WXN Digital Brand Ambassador Ilona Dougherty is Wired for Innovation

Do you remember your first summer job? What it felt like to come to the office every day instead of going to school? How grown up it seemed?

Our first jobs often make lasting impression on us. But in a world that portrays Millennials and Gen Z as a nuisance, are we giving young people the opportunity to make a positive impact on the workplaces they will frequent this summer?

Recently at the University of Waterloo I give a Tedx talk about how our summer interns and young employees are in fact the innovation engine our companies need in a knowledge economy. Neuroscience and developmental psychology tells us that from 15 to 25 years old young people’s brains are wired for innovation. They don’t need to be trained or taught to be innovative, we just need to tap into their natural abilities.

This summer I encourage you to look at the summer interns and young employees you are working a little bit differently. If you let them, they can have just as much of a positive impact on the work you do, as your mentorship and support will have on them.

For more tips and insight about how to tap into young people’s potential in the workplace check out my Tedx talk: https://www.youtube.com/watch?v=mobQ-r6k5xY

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Ilona Dougherty is the Managing Director of the Youth & Innovation Research Project at the University of Waterloo (https://uwaterloo.ca/youth-and-innovation/) and was one of WXN’s Top 100 Most Powerful Women in 2015.

@ilonadougherty

Talent Talks with WXN & Boyden – Dr. Catherine Zahn – President & CEO, Centre for Addiction and Mental Health

CENTRE FOR ADDICTION AND MENTAL HEALTH (@CAMHnews) President & CEO, Dr. Catherine Zahn (@CatherineZahn), is at the core of healthcare leadership in Canada. Not immune to feeling discrimination along her own path, Catherine is a strong advocate for mentorship and inclusion, challenges the status quo, and envisions a future where leadership reflects the populations they serve. Her support in the advancement of women in healthcare is reflected in the conscious steps she takes towards removing these barriers. Boyden’s Brian G. Bachand sat down with Catherine to talk career drivers, leadership, and the diversity challenges that continue to face us today.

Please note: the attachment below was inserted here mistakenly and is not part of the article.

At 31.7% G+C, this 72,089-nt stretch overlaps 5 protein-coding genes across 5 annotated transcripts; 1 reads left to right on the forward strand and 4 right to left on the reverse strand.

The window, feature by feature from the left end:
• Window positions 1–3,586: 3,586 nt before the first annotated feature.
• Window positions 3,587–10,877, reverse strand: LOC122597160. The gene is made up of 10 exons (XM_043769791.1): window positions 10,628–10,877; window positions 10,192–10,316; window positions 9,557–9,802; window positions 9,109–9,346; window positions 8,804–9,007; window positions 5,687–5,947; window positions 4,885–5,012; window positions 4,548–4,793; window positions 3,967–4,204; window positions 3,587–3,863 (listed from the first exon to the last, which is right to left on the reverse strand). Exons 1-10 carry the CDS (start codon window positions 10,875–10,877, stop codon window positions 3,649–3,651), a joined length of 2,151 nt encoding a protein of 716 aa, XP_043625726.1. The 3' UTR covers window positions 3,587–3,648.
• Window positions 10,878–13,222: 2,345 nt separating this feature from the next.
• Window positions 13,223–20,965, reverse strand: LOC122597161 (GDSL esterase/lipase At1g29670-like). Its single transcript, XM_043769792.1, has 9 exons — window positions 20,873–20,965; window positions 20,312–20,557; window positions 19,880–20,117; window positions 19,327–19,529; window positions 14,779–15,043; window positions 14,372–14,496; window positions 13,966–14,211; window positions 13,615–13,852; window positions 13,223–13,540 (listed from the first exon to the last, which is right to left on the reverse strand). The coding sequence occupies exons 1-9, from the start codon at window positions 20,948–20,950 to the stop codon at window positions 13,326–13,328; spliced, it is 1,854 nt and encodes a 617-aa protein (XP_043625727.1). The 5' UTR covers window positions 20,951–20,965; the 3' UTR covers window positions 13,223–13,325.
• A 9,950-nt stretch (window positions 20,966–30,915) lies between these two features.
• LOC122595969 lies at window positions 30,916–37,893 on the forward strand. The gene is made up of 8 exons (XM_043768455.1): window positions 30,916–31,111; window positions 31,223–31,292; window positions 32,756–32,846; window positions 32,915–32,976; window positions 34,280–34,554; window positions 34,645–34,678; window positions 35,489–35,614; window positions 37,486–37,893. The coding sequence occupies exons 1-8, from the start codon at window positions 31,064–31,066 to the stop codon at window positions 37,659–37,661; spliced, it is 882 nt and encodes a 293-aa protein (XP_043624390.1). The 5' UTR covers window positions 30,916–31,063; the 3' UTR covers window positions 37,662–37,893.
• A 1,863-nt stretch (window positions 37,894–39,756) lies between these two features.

BOYDEN: How have your personal passions guided and impacted you throughout your career?

CATHERINE: I’ve had a passion for helping people that dates back to my first job as a nurse’s aide. I find that being a caregiver has been a crucial factor for my success in healthcare leadership. Down the line, the transition into leadership roles was rather intuitive. As a neurologist, I could only help a handful of patients a day however, in a leadership position in neurology, neuroscience or mental health I can create the conditions that support others to help so many more. It becomes very engaging to find that you have the strength and wherewithal to do that. Although I’m in a leadership role, in my heart I’m a physician.

BOYDEN: How do you feel that translates into your leadership style?

CATHERINE: I hope to be known for how I mentor people into leadership positions. I use skills that other mentors have taught me. One of my favourite mentors once told me that to accomplish something as a leader, you have to be able to describe your vision and you have to speak to values that are greater than your own self interest. I’ve since added to that message – to know your own values and principles and never go off-brand. If you lead from principles and base them on your values and vision, your decisions will be unassailable.

BOYDEN: Talent engagement is critical to achieving success.  How do you achieve that?